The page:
Don’t we often behave as if God doesn’t know what we’re doing, hear what we’re saying, know what we’re thinking?  We go right along in our lives sinning away thinking that God isn’t paying attention.  We think we’re going to get away with something with God because the guy who lives next door or the spouse who sleeps next to you doesn’t know about it.  Yet the psalmist here tells us that God has searched us and known us—and that means in every single moment of our lives, from conception to death.

 God knows us more intimately than we know ourselves.  And that means we who are His chosen people must examine ourselves and repent of our sins before Him.  Christ has paid the price for our sins, He has borne our punishment, He has done all that is necessary for our salvation, but I’m not talking about salvation, I’m talking about being in a right relationship with God during this life.  Sin separates us from God even when we are saved.  It puts a barrier up between Him and us that keeps us from fully enjoying the grace He shows to us.  Repentance is about restoring a proper relationship with God after we have come to faith in Christ and believed in His atoning work.

 I suspect most of us have had difficulties with relationships in our lives.  We want to have a close relationship with someone, but there is always something that stands in the way.  Quite often that something has to do with a refusal to address differences and what seems an inability on someone’s part to repent of that feeling.  Central to all sin is the ego of man.  We want to be first and best, or at least we want people to think we are first and best.  It’s hard to go to someone and admit that you’re a failure or that you’ve not been the person that you should have been.  That failure builds walls that separate and isolate us.

 Surprisingly, we often have exactly the same problem in our relationship with God as we do in our relationships with other people.  We don’t like admitting we are what we are—failures.  Certainly we make a confession in all of our worship services, but even then we can hold back a bit, we can’t not bring all of our sins to mind, we can even hope God will be completely satisfied by that once a week statement.  But that isn’t really true.  God wants you to be honest with yourself about what you have done and to truly repent of that so that you can experience true freedom in your life.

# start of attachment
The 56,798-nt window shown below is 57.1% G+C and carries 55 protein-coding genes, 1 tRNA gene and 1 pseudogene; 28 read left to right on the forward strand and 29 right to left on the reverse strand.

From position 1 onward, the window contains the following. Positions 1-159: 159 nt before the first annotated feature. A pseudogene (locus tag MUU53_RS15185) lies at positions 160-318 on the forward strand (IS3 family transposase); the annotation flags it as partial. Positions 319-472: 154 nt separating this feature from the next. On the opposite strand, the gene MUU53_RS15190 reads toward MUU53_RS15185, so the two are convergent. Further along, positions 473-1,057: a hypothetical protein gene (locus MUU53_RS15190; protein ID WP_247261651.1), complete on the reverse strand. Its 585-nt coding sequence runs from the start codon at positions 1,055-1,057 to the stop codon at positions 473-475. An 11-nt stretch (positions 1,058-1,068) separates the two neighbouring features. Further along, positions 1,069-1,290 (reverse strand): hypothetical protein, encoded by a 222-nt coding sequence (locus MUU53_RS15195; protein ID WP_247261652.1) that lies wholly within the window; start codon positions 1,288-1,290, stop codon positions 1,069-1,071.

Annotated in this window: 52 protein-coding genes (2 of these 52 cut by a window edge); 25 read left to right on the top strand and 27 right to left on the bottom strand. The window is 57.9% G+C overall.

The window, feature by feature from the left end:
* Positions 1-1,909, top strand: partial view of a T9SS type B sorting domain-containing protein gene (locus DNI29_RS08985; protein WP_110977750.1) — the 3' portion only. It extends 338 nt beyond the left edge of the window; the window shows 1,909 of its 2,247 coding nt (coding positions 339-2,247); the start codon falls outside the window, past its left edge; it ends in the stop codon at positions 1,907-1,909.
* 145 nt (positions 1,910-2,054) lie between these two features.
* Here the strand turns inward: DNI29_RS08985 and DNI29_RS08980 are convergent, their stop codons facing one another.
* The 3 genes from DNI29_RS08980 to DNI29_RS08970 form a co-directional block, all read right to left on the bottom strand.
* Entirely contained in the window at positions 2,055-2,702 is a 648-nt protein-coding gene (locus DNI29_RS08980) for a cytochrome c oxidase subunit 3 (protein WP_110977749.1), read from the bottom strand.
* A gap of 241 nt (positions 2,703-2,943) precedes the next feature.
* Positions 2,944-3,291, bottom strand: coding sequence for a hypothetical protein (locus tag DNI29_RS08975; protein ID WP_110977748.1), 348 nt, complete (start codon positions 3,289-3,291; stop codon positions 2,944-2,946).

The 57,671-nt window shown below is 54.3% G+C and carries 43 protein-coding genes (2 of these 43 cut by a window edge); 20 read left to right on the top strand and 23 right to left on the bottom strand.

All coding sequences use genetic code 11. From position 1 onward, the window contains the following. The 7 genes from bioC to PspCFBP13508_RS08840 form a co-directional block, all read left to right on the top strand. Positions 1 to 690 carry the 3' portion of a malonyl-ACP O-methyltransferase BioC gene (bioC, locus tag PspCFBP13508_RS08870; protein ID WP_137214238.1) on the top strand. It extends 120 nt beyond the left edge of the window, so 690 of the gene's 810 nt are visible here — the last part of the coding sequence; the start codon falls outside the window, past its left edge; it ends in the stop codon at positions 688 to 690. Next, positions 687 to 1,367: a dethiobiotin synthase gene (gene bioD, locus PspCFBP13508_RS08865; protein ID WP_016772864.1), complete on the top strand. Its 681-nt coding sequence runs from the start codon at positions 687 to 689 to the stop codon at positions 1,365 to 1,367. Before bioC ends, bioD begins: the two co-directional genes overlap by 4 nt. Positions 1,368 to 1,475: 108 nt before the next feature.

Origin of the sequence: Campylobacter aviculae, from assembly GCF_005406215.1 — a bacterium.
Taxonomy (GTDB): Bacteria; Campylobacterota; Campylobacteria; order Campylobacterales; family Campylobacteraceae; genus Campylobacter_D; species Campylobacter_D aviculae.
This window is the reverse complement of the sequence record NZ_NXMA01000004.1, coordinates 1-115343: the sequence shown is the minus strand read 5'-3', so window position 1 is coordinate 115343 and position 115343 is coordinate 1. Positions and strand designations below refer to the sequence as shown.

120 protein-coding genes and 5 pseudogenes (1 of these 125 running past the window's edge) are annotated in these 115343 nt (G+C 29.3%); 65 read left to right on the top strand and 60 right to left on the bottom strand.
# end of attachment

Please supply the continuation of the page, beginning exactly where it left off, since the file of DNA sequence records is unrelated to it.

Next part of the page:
Mi Casa Uptown – a review

Mi Casa Uptown: Learning to Love Again by Rich Pérez is a good read if you are thinking, or are in, a urban setting or if you are thinking about doing missions work in the city.

Rich Pérez is from New York City; Washington Heights to be exact.  He left there to go to college and seminary and then returned to his neighborhood because he feels deeply about connecting with neighbors.  In this book he explains how we’ve become disconnected to our neighbors and how, with God’s help, we can become connected again.

One point that Rich makes that hit with me was that to engage in any community, humility is needed:

“Humility is a posture that demands intentionality and sacrifice; it demands a compelling example.  It’s sacrifice and not entitlement that inspires authentic relationship.  In the end, thriving communities are not monolithic communities, where one group or culture runs the show.  Instead, the kind of humility I’m referring to is revolutionary – quite literally helping to shift the way neighborhoods exist.  Humility inspires people to live differently toward on another and, more important, honors the stories that have existed before your own by dignifying them rather disregarding them.”

Even though I enjoyed this book, I had a hard time relating to it.  I come from a rural background and have never really engaged the Hispanic community.  Even so, I found quite a few “take-aways” about how to live in community.  I give this book a solid three stars.

Searched and Known

This is from a sermon on repentance delivered by my husband and reprinted with his permission.

You have searched me, LORD, and you know me.  Psalm 139:1

 The 139th psalm is one of the best known parts of the Psalter.  It is a psalm of thanks and praise to God and it contains memorable passages that lots of us carry around in our heads.  The psalmist says, for example, that we are fearfully and wonderfully made.  And indeed that is, as Luther would have put it, most certainly true.  Our bodies are composed of billions of cells and trillions of molecules, they function so very perfectly that they must have been designed by One who is greater than any man or any creation of man.  Our eyes blink so they can stay moist.  Our brains take electricity and turn it into thoughts.  Our teeth are designed for biting and chewing a wide variety of foods, unlike most animals.  We are without any doubt fearfully and wonderfully made by One who saw us when we were intricately woven in our mother’s wombs.

 But the phrase I want to focus on this morning is in the very first verse, “O Lord, you have searched me and known me.”  Searched me and known me.